FTC Enforcement Actions

The FTC was busy last year cracking down on companies and issuing sizable fines for Facebook and Google, and a landmark $700 million settlement with Equifax for its 2017 data breach that potentially impacted the personal data of 147 million people. FTC commissioners issued strong statements regarding the personal liability of directors and officers in these kinds of cases.

The Internet of Things (IoT)

Steadily growing access to broadband and a surge in wifi-enabled devices made 2019 a big year for IoT. As the number of IoT devices and applications is estimated to grow into the billions over the next year, lawmakers are starting to take notice – both California and Oregon moved to pass laws in 2019 requiring companies that manufacture IoT-ready products to implement reasonable security features. Beckage notes that businesses will need to work harder than ever this year to understand not only the technology, but the fast-changing legal landscape surrounding IoT.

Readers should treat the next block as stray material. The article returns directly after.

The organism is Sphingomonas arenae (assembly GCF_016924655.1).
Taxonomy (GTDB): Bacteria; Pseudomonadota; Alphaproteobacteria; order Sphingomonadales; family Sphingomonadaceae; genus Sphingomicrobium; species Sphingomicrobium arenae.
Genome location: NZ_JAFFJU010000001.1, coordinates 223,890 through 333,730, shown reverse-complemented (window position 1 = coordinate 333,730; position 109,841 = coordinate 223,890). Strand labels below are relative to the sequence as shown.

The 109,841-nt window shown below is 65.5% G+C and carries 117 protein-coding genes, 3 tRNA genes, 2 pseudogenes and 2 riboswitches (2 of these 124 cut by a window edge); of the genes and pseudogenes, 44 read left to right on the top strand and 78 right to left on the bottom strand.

Health Data Breaches

There was a significant increase in reported HIPAA breaches, with HHS reporting 462 major health data breaches affecting a total of nearly 41 million individuals (as of December 11). Five of the top ten breaches from 2019 on the HHS “wall of shame” stem from Business Associate compromises, highlighting the continued vulnerability of patient records and the increased importance of vetting the policies and practices of business partners that access or maintain protected health information (PHI) and personally identifiable information (PII). Each of the 10 largest breaches reported over 200,000 records that were impermissibly accessed or disclosed. 2019 also saw a significant increase in hacking and IT incidents, underscoring the importance of maintaining sufficient safeguards to protect against phishing attempts and malware-related breaches.